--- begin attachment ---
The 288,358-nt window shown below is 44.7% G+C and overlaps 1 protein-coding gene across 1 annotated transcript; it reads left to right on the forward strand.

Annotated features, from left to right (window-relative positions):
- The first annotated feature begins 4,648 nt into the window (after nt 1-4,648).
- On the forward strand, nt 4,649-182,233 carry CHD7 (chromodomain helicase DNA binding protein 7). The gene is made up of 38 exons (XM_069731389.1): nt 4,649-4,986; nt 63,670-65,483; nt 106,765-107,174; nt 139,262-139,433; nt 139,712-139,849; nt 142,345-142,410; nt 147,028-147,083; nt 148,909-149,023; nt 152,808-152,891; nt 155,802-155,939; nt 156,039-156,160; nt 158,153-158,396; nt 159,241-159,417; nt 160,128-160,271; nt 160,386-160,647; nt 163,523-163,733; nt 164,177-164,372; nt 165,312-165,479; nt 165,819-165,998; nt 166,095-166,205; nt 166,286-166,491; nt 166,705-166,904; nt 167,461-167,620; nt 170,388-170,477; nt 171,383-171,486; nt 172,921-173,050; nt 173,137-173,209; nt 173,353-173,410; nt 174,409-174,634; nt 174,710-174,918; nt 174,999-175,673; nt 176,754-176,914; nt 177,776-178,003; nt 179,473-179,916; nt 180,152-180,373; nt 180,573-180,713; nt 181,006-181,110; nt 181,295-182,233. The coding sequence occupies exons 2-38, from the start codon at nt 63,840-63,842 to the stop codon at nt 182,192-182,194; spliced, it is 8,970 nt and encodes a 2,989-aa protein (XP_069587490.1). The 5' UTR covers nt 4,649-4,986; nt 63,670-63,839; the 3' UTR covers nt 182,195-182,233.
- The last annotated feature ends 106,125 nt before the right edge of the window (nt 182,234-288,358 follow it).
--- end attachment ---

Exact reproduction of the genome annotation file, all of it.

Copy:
The 288,358-nt window shown below is 44.7% G+C and overlaps 1 protein-coding gene across 1 annotated transcript; it reads left to right on the forward strand.

Annotated features, from left to right (window-relative positions):
- The first annotated feature begins 4,648 nt into the window (after nt 1-4,648).
- On the forward strand, nt 4,649-182,233 carry CHD7 (chromodomain helicase DNA binding protein 7). The gene is made up of 38 exons (XM_069731389.1): nt 4,649-4,986; nt 63,670-65,483; nt 106,765-107,174; nt 139,262-139,433; nt 139,712-139,849; nt 142,345-142,410; nt 147,028-147,083; nt 148,909-149,023; nt 152,808-152,891; nt 155,802-155,939; nt 156,039-156,160; nt 158,153-158,396; nt 159,241-159,417; nt 160,128-160,271; nt 160,386-160,647; nt 163,523-163,733; nt 164,177-164,372; nt 165,312-165,479; nt 165,819-165,998; nt 166,095-166,205; nt 166,286-166,491; nt 166,705-166,904; nt 167,461-167,620; nt 170,388-170,477; nt 171,383-171,486; nt 172,921-173,050; nt 173,137-173,209; nt 173,353-173,410; nt 174,409-174,634; nt 174,710-174,918; nt 174,999-175,673; nt 176,754-176,914; nt 177,776-178,003; nt 179,473-179,916; nt 180,152-180,373; nt 180,573-180,713; nt 181,006-181,110; nt 181,295-182,233. The coding sequence occupies exons 2-38, from the start codon at nt 63,840-63,842 to the stop codon at nt 182,192-182,194; spliced, it is 8,970 nt and encodes a 2,989-aa protein (XP_069587490.1). The 5' UTR covers nt 4,649-4,986; nt 63,670-63,839; the 3' UTR covers nt 182,195-182,233.
- The last annotated feature ends 106,125 nt before the right edge of the window (nt 182,234-288,358 follow it).